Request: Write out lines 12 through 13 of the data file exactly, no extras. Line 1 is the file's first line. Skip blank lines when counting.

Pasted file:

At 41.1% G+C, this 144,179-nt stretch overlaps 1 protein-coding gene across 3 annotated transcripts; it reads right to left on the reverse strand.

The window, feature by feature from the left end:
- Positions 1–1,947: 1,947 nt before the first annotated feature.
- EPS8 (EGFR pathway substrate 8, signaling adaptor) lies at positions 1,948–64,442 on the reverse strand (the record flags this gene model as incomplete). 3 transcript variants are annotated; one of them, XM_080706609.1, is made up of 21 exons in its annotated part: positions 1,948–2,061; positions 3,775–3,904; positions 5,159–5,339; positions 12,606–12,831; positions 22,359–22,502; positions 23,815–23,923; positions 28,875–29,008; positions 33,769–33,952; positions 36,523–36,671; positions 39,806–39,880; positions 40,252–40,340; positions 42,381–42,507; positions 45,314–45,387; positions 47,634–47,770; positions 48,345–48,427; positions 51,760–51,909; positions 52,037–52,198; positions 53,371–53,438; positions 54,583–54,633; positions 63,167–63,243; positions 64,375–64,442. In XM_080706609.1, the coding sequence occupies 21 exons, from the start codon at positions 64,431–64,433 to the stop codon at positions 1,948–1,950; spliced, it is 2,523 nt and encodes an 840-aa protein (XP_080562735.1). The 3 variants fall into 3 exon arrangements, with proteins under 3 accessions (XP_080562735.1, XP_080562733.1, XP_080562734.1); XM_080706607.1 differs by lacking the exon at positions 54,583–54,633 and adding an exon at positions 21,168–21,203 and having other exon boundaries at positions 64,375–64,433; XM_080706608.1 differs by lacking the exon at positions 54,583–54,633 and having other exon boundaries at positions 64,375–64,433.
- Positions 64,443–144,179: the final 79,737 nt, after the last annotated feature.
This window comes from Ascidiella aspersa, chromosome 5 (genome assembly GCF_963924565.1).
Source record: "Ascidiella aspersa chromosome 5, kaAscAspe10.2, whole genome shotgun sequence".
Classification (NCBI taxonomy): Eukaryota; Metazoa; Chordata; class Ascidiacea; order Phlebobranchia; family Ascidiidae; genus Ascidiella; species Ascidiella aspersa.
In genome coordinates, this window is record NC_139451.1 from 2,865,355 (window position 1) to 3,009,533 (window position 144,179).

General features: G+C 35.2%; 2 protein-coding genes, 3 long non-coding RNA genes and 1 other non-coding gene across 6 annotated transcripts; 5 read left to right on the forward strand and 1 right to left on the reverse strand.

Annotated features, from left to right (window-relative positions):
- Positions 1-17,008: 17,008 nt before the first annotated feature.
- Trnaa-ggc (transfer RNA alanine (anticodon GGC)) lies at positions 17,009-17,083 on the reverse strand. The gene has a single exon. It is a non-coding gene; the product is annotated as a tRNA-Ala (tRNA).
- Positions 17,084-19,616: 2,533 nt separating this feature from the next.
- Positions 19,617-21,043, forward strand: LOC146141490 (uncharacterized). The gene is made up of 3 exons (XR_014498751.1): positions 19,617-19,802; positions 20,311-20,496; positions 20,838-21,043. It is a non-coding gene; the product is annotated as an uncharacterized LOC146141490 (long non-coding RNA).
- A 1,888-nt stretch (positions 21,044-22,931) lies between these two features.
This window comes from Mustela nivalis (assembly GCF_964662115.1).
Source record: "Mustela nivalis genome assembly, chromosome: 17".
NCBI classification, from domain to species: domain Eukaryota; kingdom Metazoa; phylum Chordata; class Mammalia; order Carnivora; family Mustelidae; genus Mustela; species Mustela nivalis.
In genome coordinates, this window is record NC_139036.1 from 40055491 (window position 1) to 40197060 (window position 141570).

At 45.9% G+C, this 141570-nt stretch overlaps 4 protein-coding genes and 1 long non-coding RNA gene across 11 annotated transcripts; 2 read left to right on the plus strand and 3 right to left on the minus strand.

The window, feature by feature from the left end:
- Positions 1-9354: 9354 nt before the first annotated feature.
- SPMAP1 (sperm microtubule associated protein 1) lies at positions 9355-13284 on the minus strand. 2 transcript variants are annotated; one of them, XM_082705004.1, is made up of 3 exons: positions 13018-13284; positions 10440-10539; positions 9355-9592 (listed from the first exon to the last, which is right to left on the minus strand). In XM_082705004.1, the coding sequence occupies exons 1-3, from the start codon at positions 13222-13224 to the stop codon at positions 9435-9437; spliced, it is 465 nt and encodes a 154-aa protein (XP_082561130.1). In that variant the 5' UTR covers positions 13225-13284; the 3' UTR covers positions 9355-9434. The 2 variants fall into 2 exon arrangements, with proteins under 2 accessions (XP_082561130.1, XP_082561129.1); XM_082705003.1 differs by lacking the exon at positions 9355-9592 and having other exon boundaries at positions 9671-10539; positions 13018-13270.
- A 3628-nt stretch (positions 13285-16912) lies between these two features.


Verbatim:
- Positions 1-17,008: 17,008 nt before the first annotated feature.
- Trnaa-ggc (transfer RNA alanine (anticodon GGC)) lies at positions 17,009-17,083 on the reverse strand. The gene has a single exon. It is a non-coding gene; the product is annotated as a tRNA-Ala (tRNA).